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Dave Naylor

TSN Football Insider


There was a time when it didn’t look like the Hamilton Tiger-Cats would get a chance to try and snap the CFL’s longest Grey Cup drought on their home field this December.

Not back in August, when the team started the season 0-2 as No. 1 quarterback Jeremiah Masoli struggled out of the gate, and then was hurt. Or when his backup, Dane Evans, also went down, leaving the offence in the hands of journeyman David Watford.

Not when the early season injured list also included names such as Chris Van Zeyl, Speedy Banks and Bralon Addison, players who make up the heart and soul of the Tiger-Cats.

Even in a shortened 14-game schedule, 0-2 wasn’t the end of the world. But it sent a message to the other teams in the division that the East was up for grabs.

That’s not the way it was back in 2019, when Hamilton put up a franchise best 15-win regular season and headed to the Grey Cup as prohibitive favourites over the Winnipeg Blue Bombers.

The shocking 33-12 defeat left the Hamilton players stunned. Just as they were undoubtedly shaking their heads at this season’s poor start, which included the league’s highest-scoring team from 2019 putting up a total of just 14 points over two games.  

But since that time, the Tiger-Cats have slowly evolved back into a legitimate Grey Cup contender, even if their record (7-5) doesn’t show it.

Since that 0-2 start, the Tiger-Cats have dropped just three games by a combined total of five points – a pair of one-point losses to Toronto and a field-goal loss to Montreal in overtime. That’s it.

They’ve been resilient enough that when both Masoli and Evans went down, the Ticats went 2-0 with Watford at quarterback, managing wins over Calgary and Ottawa.

Meanwhile, the defence has also managed to pick up its game. Hamilton has given up the second-fewest points in the league, behind only Winnipeg. The Hamilton defence doesn’t blanket teams the way Winnipeg’s has this season, but they are consistent enough that defence is never the reason Hamilton loses. The Tiger-Cats have surrendered 30 points just once this season, in a Week 2 loss to Saskatchewan.

Hamilton’s steady climb has earned the team a chance to still win the East if they can defeat the Toronto Argonauts at BMO Field Friday night.

Hamilton is a statistically superior team to Toronto in most ways, but the Argos have been better at winning close games this season.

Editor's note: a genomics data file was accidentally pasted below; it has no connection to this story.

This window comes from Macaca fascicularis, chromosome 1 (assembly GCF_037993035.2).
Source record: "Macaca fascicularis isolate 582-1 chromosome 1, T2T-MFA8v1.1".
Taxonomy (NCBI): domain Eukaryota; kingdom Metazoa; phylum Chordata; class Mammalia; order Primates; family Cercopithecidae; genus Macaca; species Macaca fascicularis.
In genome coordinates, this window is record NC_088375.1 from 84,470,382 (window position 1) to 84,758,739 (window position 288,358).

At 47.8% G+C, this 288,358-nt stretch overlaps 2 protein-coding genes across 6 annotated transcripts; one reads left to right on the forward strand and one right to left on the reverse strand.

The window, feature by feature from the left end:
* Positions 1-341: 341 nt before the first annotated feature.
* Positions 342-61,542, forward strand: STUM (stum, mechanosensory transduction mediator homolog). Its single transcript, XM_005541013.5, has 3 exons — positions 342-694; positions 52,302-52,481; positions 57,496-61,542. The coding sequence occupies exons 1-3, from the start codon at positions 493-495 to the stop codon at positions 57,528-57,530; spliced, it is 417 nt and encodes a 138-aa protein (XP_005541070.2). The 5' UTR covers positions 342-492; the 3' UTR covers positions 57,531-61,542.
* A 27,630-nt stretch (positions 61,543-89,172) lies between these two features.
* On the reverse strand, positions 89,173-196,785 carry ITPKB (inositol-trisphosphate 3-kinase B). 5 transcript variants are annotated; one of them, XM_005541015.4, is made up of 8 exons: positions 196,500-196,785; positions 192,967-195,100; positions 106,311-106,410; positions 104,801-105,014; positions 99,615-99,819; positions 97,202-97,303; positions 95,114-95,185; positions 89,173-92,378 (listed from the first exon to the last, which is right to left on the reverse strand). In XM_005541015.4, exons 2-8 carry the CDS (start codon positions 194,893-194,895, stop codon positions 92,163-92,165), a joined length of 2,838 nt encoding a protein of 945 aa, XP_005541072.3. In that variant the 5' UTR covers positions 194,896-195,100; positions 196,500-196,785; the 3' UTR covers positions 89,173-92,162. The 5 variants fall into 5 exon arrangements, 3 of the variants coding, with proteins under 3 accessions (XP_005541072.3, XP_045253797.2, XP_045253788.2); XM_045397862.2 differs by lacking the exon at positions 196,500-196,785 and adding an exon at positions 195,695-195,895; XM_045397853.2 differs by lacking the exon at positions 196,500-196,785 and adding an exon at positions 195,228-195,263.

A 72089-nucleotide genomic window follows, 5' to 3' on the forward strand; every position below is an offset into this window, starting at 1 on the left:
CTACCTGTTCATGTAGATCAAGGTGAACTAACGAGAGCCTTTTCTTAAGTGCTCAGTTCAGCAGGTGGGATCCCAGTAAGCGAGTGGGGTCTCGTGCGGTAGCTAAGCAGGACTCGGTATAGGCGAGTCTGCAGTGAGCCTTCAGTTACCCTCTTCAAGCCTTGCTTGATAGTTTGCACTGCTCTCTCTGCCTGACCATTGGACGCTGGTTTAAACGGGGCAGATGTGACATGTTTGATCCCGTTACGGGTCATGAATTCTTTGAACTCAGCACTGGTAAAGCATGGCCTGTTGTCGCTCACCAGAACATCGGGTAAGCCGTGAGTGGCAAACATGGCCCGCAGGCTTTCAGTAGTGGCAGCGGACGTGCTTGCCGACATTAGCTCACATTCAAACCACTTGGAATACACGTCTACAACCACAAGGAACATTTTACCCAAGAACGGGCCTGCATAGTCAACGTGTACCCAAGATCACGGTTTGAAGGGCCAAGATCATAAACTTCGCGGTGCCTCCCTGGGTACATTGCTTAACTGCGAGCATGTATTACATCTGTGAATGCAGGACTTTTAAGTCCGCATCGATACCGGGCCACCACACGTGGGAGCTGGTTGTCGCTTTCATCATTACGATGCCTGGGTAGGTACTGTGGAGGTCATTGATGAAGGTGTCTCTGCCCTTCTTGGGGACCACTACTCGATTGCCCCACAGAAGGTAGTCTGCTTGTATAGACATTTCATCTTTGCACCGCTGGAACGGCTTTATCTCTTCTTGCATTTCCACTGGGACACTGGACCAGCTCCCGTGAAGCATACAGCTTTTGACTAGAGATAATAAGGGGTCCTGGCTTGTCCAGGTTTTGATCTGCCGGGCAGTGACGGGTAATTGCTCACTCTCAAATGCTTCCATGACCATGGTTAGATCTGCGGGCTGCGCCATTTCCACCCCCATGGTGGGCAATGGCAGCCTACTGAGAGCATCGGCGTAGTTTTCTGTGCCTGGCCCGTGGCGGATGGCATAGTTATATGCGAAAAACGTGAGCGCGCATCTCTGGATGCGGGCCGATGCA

While not every Hamilton player was part of that Grey Cup embarrassment two years ago, they’ve all experienced the one-point losses to Toronto this season, which are the reason they are still chasing first place. A win tonight would give Hamilton the first-place tiebreaker and a chance to host the Eastern Final on Dec. 5.

In recent history, Argos versus Ticats has been more a rivalry in spirit than in competition on the field, as so rarely have both teams been competitive at the same time.

But this year is one of those, with a resurgent, if unpredictable, Toronto team trying to keep their rivals at bay.

It’s been a long journey from the way things ended nearly two years ago, but suddenly a return trip to the Grey Cup doesn’t seem that far off. Unlike two years ago when the Tiger-Cats were the hunted, this team has been hiding in plain sight in the middle of the standings all season.

Head coach Orlondo Steinauer has made it clear that this season isn’t about avenging what happened in 2019, that this is a new year with new players and a team with its own story.

The challenge for this team is to try and write a better ending than one Hamilton has experienced for every season since they last won it all in 1999.

The Blue Bombers have looked like the CFL’s best team this season and are favourites to become the league’s first back-to-back Grey Cup champions since Montreal in 2009 and 2010.

A win tonight by Hamilton would bring a Grey Cup rematch much more closely into view.

Angelo Mosca passes at age 84

Unlike a lot of people who’ve covered the CFL for a long time, I didn’t know Angelo Mosca well. A friendly smile or a hello upon seeing him at a game or practice in Hamilton was the extent of my relationship with him.